Stijn Devolder. Another Belgian weekend spent at the back.

Post-finishline crashes. At Ghent-Wevelgem, it was FDJ’s Yoan Offredo, who after an exhausting race and a hard sprint didn’t have time to brake from 65kph or room to maneuver in a tight bunch and struck his leg on a photographer straying into the road. Offredo swung over 90 degrees before crashing hard, which led to this tender but painful-looking moment with Cofidis’s Leonardo Duque. Far be it for me to tell race photographers how to do their job, but it seems that there are a handful cause post-finish-line crashes every year, and that seems unnecessary.

Ghent-Wevelgem. Normally considered a race that ends with a sprinter winning from a small group, it was a fairly mundane affair this year. And this after teams choosing Ghent-Wevelgem over E3 led to rumors of E3’s demise? More on that later this week.

Those are our thoughts – what’d you notice during the race? What impressed you, and what disappointed you? Share your thoughts below.

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8 Responses to E3 & Ghent-Wevelgem Winners and Losers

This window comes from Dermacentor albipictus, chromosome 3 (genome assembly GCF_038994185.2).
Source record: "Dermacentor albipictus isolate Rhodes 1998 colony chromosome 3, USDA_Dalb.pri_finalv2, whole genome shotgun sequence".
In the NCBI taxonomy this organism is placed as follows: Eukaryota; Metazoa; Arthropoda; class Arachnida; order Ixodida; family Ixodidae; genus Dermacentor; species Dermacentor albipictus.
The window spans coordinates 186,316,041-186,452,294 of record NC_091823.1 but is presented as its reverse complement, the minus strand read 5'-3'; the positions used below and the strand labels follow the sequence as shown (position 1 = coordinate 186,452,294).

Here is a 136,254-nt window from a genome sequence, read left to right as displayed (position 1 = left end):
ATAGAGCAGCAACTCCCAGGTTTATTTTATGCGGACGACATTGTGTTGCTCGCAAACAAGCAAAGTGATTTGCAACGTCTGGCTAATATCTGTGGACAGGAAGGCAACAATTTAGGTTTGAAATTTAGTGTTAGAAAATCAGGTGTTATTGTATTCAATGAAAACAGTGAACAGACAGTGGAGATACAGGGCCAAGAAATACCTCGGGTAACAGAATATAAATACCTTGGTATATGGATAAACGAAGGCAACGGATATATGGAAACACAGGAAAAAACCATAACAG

1. Julius says:

    Great writing on last weekend's excellent racing in the southern part of the Low Countries.

    A few factors that stood out in my mind:

    [b]Date change:[/b] Was it really the right call to change up E3 Harelbeke and Gent-Wevelgem? GW is really looking like KBK now, with de Ronde so close and E3H being a great warmup and test of form for contenders of de Ronde.

    [b]QSI's comeback:[/b] It was excellent to see QSI finally show the strength stemming from the values of their contracts. Chavanel is an excellent addition to the finale of any cobbled classic, hilly or otherwise. His form in countering the 30k-to-go attack was impressive and he may well play an important role in de Ronde. Add to this Steegman's strong presence in the finale, and we can deduce that Lefevere's ultimatum is working. This is a team that can stand toe-to-toe against Trek-Leopard.